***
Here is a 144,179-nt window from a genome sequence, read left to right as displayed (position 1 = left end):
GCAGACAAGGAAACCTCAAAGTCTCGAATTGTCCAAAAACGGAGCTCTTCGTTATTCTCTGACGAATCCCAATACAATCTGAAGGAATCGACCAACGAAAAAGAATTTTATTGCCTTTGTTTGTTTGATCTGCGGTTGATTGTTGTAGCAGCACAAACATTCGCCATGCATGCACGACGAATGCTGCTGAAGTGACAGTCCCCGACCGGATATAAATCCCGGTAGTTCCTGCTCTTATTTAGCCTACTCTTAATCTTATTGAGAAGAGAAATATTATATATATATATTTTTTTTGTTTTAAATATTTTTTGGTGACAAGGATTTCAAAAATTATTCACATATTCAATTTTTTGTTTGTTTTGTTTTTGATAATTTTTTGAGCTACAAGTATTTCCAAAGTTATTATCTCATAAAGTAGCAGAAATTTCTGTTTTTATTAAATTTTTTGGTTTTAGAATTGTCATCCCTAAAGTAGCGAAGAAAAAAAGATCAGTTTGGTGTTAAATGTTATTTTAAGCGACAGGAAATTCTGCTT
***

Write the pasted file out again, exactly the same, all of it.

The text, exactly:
Here is a 144,179-nt window from a genome sequence, read left to right as displayed (position 1 = left end):
GCAGACAAGGAAACCTCAAAGTCTCGAATTGTCCAAAAACGGAGCTCTTCGTTATTCTCTGACGAATCCCAATACAATCTGAAGGAATCGACCAACGAAAAAGAATTTTATTGCCTTTGTTTGTTTGATCTGCGGTTGATTGTTGTAGCAGCACAAACATTCGCCATGCATGCACGACGAATGCTGCTGAAGTGACAGTCCCCGACCGGATATAAATCCCGGTAGTTCCTGCTCTTATTTAGCCTACTCTTAATCTTATTGAGAAGAGAAATATTATATATATATATTTTTTTTGTTTTAAATATTTTTTGGTGACAAGGATTTCAAAAATTATTCACATATTCAATTTTTTGTTTGTTTTGTTTTTGATAATTTTTTGAGCTACAAGTATTTCCAAAGTTATTATCTCATAAAGTAGCAGAAATTTCTGTTTTTATTAAATTTTTTGGTTTTAGAATTGTCATCCCTAAAGTAGCGAAGAAAAAAAGATCAGTTTGGTGTTAAATGTTATTTTAAGCGACAGGAAATTCTGCTT